Advice: If your computer is being held to ransom, there is plenty of help available on sites like PCWorld: https://www.pcworld.com/article/2084002/security/how-to-rescue-your-pc-from-ransomware.html
If your computer hasn’t been hijacked, just ignore any pop-up and remember that genuine Microsoft messages will never ask customers to call a given number. Do not open random email attachments or click on links from unknown senders. It’s also important that you install good anti-phishing software.
Even though it’s old, one of the most successful scams involves getting bank customers to transfer their money after they are told their account has been compromised. This is often done by a phishing email addressed to customers of a popular bank. The criminal knows that a fair percentage of the recipients will belong to that bank.
You’re given a number to call and believe you’re speaking to the police or a bank security officer. This person gives you an account number into which the funds should be temporarily moved.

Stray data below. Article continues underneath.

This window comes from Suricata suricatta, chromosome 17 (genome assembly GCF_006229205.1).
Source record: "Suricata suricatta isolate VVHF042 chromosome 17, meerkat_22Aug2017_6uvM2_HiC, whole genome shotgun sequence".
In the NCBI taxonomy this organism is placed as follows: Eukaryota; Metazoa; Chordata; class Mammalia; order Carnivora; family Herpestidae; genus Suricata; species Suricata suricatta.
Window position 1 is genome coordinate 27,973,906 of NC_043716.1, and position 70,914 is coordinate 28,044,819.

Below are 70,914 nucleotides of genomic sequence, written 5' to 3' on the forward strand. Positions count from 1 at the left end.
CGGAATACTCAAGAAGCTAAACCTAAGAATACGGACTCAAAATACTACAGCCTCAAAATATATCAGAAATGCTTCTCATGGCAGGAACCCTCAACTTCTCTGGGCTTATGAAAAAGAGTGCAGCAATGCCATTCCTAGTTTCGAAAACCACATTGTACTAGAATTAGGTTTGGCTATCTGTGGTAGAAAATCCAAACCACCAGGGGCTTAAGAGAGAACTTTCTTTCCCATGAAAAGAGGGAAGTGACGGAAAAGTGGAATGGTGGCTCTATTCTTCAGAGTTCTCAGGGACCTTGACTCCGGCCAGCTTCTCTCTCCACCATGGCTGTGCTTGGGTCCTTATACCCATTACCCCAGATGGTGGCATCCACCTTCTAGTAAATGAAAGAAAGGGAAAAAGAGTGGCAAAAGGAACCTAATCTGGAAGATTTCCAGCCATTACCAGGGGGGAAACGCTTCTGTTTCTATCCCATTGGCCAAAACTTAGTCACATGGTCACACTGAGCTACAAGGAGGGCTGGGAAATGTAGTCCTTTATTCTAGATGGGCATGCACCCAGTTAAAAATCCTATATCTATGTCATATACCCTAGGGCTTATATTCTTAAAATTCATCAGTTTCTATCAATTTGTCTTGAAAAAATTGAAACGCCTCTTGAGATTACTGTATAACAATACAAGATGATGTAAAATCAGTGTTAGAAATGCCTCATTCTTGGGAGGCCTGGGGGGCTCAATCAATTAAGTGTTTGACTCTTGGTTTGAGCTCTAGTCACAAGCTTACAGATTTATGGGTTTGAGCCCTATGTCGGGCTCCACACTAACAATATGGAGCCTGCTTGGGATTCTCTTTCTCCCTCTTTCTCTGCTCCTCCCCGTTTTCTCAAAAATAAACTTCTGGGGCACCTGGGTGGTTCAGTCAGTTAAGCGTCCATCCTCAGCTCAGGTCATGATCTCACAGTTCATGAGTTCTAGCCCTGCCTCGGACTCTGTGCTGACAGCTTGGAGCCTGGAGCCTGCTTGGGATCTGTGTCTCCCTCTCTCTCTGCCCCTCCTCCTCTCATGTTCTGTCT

In a variation, the email message may say: “Click here to change your password immediately!” You click the link, sign in to your bank account and change the password, unaware it is a fake page that is about to steal your account info.
These particular frauds are simple and especially cruel because they tend to target older and more vulnerable people and often strip them of their life savings.
Advice: If you believe the email is genuine, call your bank before you do anything else. But remember that no bank will ever reach out to its customers in this way. If it’s a pop-up, ignore it. If you’ve received a call and want to phone your bank to check, don’t do it from the same telephone because the fraudsters simply keep the phone line open and play a fake dialling tone. Sometimes they’ll even ask you to call the bank on the number on the back of the bank card. This gives people a false sense of security and the victims, who think they are talking to their bank, are then told to move their money to a secure account.
What’s particularly frightening now is the effrontery of the crooks. If you’re in the UK, do a Google search for ‘make money with Bitcoin.’ The first five links that appeared on the screen one day very recently were paid ads, all of them scams from the same gang using different names. It is one of the newest and most sophisticated online confidence tricks currently being perpetrated on UK residents, claiming to offer excellent profits to anyone who invests £250 in a Bitcoin trading scheme.